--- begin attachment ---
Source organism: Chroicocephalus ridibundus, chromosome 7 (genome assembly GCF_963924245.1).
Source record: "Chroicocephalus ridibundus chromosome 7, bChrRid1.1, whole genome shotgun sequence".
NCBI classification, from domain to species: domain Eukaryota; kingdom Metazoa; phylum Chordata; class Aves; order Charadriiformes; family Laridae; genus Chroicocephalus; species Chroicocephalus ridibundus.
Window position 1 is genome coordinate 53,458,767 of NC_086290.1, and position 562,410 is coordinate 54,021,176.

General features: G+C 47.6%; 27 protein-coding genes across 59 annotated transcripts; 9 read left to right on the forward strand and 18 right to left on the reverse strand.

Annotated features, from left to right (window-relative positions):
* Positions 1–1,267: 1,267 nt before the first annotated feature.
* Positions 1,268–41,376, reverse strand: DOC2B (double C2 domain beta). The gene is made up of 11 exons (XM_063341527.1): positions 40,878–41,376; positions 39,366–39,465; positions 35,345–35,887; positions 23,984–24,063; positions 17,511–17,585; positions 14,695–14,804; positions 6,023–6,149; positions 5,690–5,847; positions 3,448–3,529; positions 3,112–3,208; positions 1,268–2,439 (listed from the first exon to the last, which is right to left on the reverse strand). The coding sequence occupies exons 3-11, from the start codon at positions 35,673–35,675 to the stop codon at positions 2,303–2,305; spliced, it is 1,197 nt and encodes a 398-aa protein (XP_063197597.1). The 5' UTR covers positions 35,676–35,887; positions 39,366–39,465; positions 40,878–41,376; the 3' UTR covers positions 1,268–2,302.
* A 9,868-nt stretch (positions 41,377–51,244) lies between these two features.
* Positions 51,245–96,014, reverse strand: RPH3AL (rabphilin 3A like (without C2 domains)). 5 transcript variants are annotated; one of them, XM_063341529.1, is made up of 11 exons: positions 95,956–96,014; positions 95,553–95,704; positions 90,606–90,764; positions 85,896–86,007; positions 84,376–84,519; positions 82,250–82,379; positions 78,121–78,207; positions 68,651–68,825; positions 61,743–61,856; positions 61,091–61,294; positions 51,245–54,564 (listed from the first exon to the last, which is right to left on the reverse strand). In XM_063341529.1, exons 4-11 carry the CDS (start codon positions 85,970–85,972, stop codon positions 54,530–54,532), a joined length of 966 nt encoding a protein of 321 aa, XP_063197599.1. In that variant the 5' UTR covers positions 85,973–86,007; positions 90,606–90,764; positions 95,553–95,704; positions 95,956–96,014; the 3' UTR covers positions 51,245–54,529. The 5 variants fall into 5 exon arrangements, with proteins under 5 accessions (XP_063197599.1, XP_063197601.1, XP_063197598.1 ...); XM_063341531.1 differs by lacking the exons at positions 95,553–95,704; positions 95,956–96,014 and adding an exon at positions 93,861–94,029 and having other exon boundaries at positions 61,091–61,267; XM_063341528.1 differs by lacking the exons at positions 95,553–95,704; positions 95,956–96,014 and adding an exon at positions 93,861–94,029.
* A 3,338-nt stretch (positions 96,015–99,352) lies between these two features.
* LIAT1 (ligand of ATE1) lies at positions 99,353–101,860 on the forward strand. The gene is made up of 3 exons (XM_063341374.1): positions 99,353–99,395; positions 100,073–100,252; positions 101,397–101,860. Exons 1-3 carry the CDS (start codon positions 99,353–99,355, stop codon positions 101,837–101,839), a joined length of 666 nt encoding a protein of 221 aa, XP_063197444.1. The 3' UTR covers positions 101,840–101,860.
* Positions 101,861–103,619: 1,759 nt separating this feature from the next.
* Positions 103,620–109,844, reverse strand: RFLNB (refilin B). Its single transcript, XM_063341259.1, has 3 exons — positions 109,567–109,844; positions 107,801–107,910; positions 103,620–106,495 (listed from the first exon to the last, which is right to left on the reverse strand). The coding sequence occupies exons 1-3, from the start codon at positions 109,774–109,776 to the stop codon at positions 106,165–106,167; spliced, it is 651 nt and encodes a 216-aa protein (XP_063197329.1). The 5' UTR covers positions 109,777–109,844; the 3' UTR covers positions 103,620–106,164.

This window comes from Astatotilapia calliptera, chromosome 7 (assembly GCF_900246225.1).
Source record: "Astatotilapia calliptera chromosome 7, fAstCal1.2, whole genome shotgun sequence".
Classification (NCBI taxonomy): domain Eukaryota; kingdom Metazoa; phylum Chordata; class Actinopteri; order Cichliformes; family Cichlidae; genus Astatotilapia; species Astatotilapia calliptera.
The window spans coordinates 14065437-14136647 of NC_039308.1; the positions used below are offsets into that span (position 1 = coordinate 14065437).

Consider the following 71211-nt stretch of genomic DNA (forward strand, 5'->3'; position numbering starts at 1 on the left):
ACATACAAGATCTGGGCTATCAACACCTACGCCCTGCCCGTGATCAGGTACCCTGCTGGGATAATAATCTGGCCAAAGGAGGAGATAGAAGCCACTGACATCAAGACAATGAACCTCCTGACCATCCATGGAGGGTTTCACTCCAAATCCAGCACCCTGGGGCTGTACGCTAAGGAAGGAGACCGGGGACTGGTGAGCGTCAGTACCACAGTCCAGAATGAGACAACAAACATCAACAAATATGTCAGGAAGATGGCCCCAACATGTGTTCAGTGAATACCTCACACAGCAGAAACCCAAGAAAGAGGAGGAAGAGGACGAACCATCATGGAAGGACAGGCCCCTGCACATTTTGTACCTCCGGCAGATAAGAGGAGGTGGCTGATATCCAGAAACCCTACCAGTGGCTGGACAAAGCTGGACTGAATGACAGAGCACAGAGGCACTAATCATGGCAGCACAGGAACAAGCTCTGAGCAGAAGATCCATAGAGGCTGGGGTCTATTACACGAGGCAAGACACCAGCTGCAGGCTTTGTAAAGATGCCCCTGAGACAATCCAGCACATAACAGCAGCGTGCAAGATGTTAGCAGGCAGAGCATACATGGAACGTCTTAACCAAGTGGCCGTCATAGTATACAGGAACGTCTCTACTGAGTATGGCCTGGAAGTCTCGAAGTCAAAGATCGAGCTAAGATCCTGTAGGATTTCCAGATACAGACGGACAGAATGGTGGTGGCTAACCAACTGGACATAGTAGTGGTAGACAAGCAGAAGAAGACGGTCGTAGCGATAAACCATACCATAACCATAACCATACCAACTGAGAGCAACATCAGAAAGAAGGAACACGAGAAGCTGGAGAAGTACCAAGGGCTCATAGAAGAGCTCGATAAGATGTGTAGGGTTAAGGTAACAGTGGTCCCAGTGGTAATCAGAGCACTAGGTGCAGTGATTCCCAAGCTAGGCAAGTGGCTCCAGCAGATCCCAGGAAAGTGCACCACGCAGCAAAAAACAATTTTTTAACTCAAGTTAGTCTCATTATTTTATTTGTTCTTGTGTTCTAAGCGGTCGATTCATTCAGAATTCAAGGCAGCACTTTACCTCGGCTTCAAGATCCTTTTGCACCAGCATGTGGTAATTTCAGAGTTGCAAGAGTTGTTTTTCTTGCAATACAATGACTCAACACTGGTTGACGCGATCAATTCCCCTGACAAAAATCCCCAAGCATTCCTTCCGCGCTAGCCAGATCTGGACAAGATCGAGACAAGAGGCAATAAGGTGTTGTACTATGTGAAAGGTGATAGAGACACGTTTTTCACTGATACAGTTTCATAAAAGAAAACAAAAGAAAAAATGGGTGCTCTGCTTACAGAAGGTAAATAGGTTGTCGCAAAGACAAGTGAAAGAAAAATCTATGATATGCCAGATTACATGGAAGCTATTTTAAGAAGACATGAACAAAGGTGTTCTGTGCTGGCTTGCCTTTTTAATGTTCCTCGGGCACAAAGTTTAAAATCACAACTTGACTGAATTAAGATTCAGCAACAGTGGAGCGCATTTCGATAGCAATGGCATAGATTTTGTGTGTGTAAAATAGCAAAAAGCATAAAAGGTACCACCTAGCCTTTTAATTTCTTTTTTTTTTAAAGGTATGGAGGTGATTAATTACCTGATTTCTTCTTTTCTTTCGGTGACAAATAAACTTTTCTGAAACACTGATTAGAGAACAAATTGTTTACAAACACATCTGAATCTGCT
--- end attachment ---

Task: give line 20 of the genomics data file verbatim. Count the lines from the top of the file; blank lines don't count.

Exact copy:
ACATACAAGATCTGGGCTATCAACACCTACGCCCTGCCCGTGATCAGGTACCCTGCTGGGATAATAATCTGGCCAAAGGAGGAGATAGAAGCCACTGACATCAAGACAATGAACCTCCTGACCATCCATGGAGGGTTTCACTCCAAATCCAGCACCCTGGGGCTGTACGCTAAGGAAGGAGACCGGGGACTGGTGAGCGTCAGTACCACAGTCCAGAATGAGACAACAAACATCAACAAATATGTCAGGAAGATGGCCCCAACATGTGTTCAGTGAATACCTCACACAGCAGAAACCCAAGAAAGAGGAGGAAGAGGACGAACCATCATGGAAGGACAGGCCCCTGCACATTTTGTACCTCCGGCAGATAAGAGGAGGTGGCTGATATCCAGAAACCCTACCAGTGGCTGGACAAAGCTGGACTGAATGACAGAGCACAGAGGCACTAATCATGGCAGCACAGGAACAAGCTCTGAGCAGAAGATCCATAGAGGCTGGGGTCTATTACACGAGGCAAGACACCAGCTGCAGGCTTTGTAAAGATGCCCCTGAGACAATCCAGCACATAACAGCAGCGTGCAAGATGTTAGCAGGCAGAGCATACATGGAACGTCTTAACCAAGTGGCCGTCATAGTATACAGGAACGTCTCTACTGAGTATGGCCTGGAAGTCTCGAAGTCAAAGATCGAGCTAAGATCCTGTAGGATTTCCAGATACAGACGGACAGAATGGTGGTGGCTAACCAACTGGACATAGTAGTGGTAGACAAGCAGAAGAAGACGGTCGTAGCGATAAACCATACCATAACCATAACCATACCAACTGAGAGCAACATCAGAAAGAAGGAACACGAGAAGCTGGAGAAGTACCAAGGGCTCATAGAAGAGCTCGATAAGATGTGTAGGGTTAAGGTAACAGTGGTCCCAGTGGTAATCAGAGCACTAGGTGCAGTGATTCCCAAGCTAGGCAAGTGGCTCCAGCAGATCCCAGGAAAGTGCACCACGCAGCAAAAAACAATTTTTTAACTCAAGTTAGTCTCATTATTTTATTTGTTCTTGTGTTCTAAGCGGTCGATTCATTCAGAATTCAAGGCAGCACTTTACCTCGGCTTCAAGATCCTTTTGCACCAGCATGTGGTAATTTCAGAGTTGCAAGAGTTGTTTTTCTTGCAATACAATGACTCAACACTGGTTGACGCGATCAATTCCCCTGACAAAAATCCCCAAGCATTCCTTCCGCGCTAGCCAGATCTGGACAAGATCGAGACAAGAGGCAATAAGGTGTTGTACTATGTGAAAGGTGATAGAGACACGTTTTTCACTGATACAGTTTCATAAAAGAAAACAAAAGAAAAAATGGGTGCTCTGCTTACAGAAGGTAAATAGGTTGTCGCAAAGACAAGTGAAAGAAAAATCTATGATATGCCAGATTACATGGAAGCTATTTTAAGAAGACATGAACAAAGGTGTTCTGTGCTGGCTTGCCTTTTTAATGTTCCTCGGGCACAAAGTTTAAAATCACAACTTGACTGAATTAAGATTCAGCAACAGTGGAGCGCATTTCGATAGCAATGGCATAGATTTTGTGTGTGTAAAATAGCAAAAAGCATAAAAGGTACCACCTAGCCTTTTAATTTCTTTTTTTTTTAAAGGTATGGAGGTGATTAATTACCTGATTTCTTCTTTTCTTTCGGTGACAAATAAACTTTTCTGAAACACTGATTAGAGAACAAATTGTTTACAAACACATCTGAATCTGCT